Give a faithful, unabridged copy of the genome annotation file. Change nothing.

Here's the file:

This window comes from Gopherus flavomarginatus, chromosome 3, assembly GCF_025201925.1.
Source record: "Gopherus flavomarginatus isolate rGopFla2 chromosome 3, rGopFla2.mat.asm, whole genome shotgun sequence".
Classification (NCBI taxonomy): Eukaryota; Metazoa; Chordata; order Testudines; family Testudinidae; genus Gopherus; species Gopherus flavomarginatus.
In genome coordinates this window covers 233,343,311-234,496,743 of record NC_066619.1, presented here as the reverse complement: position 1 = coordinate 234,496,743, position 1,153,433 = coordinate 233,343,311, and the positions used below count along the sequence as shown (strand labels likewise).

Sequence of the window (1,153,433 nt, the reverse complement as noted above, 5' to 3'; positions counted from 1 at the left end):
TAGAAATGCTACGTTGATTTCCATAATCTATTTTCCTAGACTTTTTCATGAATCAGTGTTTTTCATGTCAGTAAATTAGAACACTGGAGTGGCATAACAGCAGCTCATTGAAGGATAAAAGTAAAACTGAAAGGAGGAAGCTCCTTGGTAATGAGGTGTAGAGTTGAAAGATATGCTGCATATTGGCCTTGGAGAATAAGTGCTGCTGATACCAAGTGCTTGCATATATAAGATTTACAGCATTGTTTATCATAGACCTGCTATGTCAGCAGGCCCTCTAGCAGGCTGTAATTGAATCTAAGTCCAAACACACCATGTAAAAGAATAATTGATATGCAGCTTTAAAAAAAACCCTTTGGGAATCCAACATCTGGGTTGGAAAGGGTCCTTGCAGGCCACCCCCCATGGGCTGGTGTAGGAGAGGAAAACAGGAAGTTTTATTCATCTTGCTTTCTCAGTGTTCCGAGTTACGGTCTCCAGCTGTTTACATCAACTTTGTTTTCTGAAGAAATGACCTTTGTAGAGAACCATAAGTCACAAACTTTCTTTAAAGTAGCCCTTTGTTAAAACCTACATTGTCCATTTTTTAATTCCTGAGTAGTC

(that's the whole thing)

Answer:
This window comes from Gopherus flavomarginatus, chromosome 3, assembly GCF_025201925.1.
Source record: "Gopherus flavomarginatus isolate rGopFla2 chromosome 3, rGopFla2.mat.asm, whole genome shotgun sequence".
Classification (NCBI taxonomy): Eukaryota; Metazoa; Chordata; order Testudines; family Testudinidae; genus Gopherus; species Gopherus flavomarginatus.
In genome coordinates this window covers 233,343,311-234,496,743 of record NC_066619.1, presented here as the reverse complement: position 1 = coordinate 234,496,743, position 1,153,433 = coordinate 233,343,311, and the positions used below count along the sequence as shown (strand labels likewise).

Sequence of the window (1,153,433 nt, the reverse complement as noted above, 5' to 3'; positions counted from 1 at the left end):
TAGAAATGCTACGTTGATTTCCATAATCTATTTTCCTAGACTTTTTCATGAATCAGTGTTTTTCATGTCAGTAAATTAGAACACTGGAGTGGCATAACAGCAGCTCATTGAAGGATAAAAGTAAAACTGAAAGGAGGAAGCTCCTTGGTAATGAGGTGTAGAGTTGAAAGATATGCTGCATATTGGCCTTGGAGAATAAGTGCTGCTGATACCAAGTGCTTGCATATATAAGATTTACAGCATTGTTTATCATAGACCTGCTATGTCAGCAGGCCCTCTAGCAGGCTGTAATTGAATCTAAGTCCAAACACACCATGTAAAAGAATAATTGATATGCAGCTTTAAAAAAAACCCTTTGGGAATCCAACATCTGGGTTGGAAAGGGTCCTTGCAGGCCACCCCCCATGGGCTGGTGTAGGAGAGGAAAACAGGAAGTTTTATTCATCTTGCTTTCTCAGTGTTCCGAGTTACGGTCTCCAGCTGTTTACATCAACTTTGTTTTCTGAAGAAATGACCTTTGTAGAGAACCATAAGTCACAAACTTTCTTTAAAGTAGCCCTTTGTTAAAACCTACATTGTCCATTTTTTAATTCCTGAGTAGTC